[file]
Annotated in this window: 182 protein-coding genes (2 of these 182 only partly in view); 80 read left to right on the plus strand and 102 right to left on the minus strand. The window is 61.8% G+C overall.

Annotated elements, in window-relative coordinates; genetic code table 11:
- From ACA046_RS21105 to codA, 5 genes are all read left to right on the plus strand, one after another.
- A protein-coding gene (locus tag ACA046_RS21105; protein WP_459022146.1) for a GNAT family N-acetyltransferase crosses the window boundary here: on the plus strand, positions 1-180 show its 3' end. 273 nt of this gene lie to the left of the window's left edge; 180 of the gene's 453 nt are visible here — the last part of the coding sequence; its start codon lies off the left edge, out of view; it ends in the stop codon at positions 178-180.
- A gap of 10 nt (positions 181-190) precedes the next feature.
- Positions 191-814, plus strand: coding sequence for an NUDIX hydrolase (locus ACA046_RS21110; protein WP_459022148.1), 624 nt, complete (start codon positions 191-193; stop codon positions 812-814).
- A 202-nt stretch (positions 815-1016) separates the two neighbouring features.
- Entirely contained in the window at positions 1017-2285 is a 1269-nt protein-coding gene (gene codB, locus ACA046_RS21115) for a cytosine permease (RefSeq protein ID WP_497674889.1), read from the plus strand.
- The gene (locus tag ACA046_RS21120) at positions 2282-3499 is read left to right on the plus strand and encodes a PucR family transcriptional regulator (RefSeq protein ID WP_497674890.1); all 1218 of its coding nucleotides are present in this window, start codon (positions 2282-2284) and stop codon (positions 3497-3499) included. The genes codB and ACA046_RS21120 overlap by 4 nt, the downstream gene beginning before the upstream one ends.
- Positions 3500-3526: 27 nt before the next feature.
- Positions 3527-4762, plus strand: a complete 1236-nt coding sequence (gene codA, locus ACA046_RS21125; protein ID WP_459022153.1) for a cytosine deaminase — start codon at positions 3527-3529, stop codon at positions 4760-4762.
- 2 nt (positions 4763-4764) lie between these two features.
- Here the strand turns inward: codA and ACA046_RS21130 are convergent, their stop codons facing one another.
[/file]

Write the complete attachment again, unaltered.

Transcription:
Annotated in this window: 182 protein-coding genes (2 of these 182 only partly in view); 80 read left to right on the plus strand and 102 right to left on the minus strand. The window is 61.8% G+C overall.

Annotated elements, in window-relative coordinates; genetic code table 11:
- From ACA046_RS21105 to codA, 5 genes are all read left to right on the plus strand, one after another.
- A protein-coding gene (locus tag ACA046_RS21105; protein WP_459022146.1) for a GNAT family N-acetyltransferase crosses the window boundary here: on the plus strand, positions 1-180 show its 3' end. 273 nt of this gene lie to the left of the window's left edge; 180 of the gene's 453 nt are visible here — the last part of the coding sequence; its start codon lies off the left edge, out of view; it ends in the stop codon at positions 178-180.
- A gap of 10 nt (positions 181-190) precedes the next feature.
- Positions 191-814, plus strand: coding sequence for an NUDIX hydrolase (locus ACA046_RS21110; protein WP_459022148.1), 624 nt, complete (start codon positions 191-193; stop codon positions 812-814).
- A 202-nt stretch (positions 815-1016) separates the two neighbouring features.
- Entirely contained in the window at positions 1017-2285 is a 1269-nt protein-coding gene (gene codB, locus ACA046_RS21115) for a cytosine permease (RefSeq protein ID WP_497674889.1), read from the plus strand.
- The gene (locus tag ACA046_RS21120) at positions 2282-3499 is read left to right on the plus strand and encodes a PucR family transcriptional regulator (RefSeq protein ID WP_497674890.1); all 1218 of its coding nucleotides are present in this window, start codon (positions 2282-2284) and stop codon (positions 3497-3499) included. The genes codB and ACA046_RS21120 overlap by 4 nt, the downstream gene beginning before the upstream one ends.
- Positions 3500-3526: 27 nt before the next feature.
- Positions 3527-4762, plus strand: a complete 1236-nt coding sequence (gene codA, locus ACA046_RS21125; protein ID WP_459022153.1) for a cytosine deaminase — start codon at positions 3527-3529, stop codon at positions 4760-4762.
- 2 nt (positions 4763-4764) lie between these two features.
- Here the strand turns inward: codA and ACA046_RS21130 are convergent, their stop codons facing one another.